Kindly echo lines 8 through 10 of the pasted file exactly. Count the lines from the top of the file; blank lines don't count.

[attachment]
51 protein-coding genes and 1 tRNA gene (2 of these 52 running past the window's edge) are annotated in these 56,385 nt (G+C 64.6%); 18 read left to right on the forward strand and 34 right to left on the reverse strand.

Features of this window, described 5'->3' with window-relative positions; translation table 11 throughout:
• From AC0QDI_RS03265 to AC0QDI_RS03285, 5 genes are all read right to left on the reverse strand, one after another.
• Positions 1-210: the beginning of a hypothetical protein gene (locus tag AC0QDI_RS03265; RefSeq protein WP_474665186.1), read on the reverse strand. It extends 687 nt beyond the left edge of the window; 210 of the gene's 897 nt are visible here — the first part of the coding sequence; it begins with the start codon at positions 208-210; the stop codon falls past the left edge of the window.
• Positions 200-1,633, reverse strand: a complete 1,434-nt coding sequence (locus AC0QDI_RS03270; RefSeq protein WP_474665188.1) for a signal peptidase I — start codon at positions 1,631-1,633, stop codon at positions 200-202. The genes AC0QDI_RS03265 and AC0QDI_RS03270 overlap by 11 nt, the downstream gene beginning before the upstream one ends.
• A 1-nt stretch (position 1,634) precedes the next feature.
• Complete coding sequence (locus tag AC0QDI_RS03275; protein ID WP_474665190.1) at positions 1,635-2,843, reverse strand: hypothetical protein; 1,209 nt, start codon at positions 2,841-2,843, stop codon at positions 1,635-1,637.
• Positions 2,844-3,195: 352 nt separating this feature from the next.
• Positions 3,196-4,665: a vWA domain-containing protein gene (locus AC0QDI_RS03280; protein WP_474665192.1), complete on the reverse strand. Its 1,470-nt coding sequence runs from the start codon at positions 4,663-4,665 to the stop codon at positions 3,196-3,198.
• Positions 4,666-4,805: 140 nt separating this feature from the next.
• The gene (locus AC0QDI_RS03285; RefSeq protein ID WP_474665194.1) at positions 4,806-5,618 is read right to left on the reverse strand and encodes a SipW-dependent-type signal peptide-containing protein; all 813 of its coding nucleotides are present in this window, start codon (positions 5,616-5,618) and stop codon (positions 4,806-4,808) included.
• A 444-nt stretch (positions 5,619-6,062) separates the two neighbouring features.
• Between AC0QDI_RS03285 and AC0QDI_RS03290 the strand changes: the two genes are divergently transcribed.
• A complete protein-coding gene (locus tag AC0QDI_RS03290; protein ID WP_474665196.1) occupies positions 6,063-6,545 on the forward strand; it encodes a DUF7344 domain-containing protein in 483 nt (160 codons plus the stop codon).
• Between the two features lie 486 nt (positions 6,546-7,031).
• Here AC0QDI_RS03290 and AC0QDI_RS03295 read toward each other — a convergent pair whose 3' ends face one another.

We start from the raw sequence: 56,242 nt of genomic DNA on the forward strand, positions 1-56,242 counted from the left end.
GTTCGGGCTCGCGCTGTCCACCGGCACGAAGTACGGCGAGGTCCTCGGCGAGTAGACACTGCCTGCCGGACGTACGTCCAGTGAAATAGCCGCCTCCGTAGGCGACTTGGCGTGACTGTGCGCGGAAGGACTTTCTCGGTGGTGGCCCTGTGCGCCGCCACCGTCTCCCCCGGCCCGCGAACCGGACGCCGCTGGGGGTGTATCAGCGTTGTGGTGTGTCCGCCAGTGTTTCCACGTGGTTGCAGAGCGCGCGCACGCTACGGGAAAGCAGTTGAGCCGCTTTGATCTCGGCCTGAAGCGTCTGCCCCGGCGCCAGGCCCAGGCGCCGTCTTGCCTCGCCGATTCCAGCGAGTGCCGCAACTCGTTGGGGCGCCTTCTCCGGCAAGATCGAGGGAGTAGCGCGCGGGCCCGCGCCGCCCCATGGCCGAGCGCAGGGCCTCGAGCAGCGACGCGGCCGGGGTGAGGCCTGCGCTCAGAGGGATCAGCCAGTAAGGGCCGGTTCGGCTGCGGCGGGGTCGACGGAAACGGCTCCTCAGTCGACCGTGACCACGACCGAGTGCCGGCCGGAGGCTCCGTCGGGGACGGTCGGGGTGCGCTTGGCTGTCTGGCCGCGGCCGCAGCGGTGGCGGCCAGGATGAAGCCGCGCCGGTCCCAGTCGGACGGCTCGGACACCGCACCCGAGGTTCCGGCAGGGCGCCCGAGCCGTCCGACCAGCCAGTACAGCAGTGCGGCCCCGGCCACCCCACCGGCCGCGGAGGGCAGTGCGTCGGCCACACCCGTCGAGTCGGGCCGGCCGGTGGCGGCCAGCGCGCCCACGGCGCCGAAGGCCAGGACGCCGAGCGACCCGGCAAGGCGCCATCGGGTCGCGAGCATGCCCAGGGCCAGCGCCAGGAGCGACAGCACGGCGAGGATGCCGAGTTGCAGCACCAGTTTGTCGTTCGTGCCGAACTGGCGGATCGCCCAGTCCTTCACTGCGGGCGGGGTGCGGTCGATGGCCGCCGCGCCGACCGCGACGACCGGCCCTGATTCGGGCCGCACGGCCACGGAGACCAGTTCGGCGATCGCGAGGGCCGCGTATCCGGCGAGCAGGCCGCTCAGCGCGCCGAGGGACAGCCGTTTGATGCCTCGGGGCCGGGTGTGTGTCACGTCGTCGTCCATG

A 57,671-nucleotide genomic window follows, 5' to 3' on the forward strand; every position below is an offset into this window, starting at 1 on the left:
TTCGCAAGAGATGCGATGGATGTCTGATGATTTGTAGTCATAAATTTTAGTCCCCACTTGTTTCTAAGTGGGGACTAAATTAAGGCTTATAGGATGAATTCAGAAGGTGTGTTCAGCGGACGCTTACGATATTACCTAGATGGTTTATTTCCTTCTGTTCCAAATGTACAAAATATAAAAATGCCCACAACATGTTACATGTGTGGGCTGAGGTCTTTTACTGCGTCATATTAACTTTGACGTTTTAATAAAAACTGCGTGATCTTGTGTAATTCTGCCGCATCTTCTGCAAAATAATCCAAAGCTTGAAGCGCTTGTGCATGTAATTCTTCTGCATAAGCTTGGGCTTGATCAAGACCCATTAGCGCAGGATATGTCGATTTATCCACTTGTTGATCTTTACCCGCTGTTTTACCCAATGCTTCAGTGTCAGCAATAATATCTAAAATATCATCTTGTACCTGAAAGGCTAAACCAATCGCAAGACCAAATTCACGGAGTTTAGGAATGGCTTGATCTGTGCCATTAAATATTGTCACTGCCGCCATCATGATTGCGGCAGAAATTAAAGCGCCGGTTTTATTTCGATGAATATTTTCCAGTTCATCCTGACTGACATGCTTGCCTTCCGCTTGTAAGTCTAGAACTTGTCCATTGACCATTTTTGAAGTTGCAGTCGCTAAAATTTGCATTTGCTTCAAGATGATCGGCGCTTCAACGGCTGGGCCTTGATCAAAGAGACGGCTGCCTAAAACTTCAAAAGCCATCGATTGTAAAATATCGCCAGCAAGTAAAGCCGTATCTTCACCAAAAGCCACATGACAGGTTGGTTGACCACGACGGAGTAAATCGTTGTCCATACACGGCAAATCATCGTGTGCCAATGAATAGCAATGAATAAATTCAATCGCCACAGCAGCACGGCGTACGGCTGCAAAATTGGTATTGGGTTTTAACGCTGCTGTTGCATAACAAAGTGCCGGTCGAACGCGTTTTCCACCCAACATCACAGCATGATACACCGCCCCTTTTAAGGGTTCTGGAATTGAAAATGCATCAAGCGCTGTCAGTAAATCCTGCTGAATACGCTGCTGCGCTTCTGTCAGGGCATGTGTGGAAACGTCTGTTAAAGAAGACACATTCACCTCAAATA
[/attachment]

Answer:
• Positions 2,844-3,195: 352 nt separating this feature from the next.
• Positions 3,196-4,665: a vWA domain-containing protein gene (locus AC0QDI_RS03280; protein WP_474665192.1), complete on the reverse strand. Its 1,470-nt coding sequence runs from the start codon at positions 4,663-4,665 to the stop codon at positions 3,196-3,198.
• Positions 4,666-4,805: 140 nt separating this feature from the next.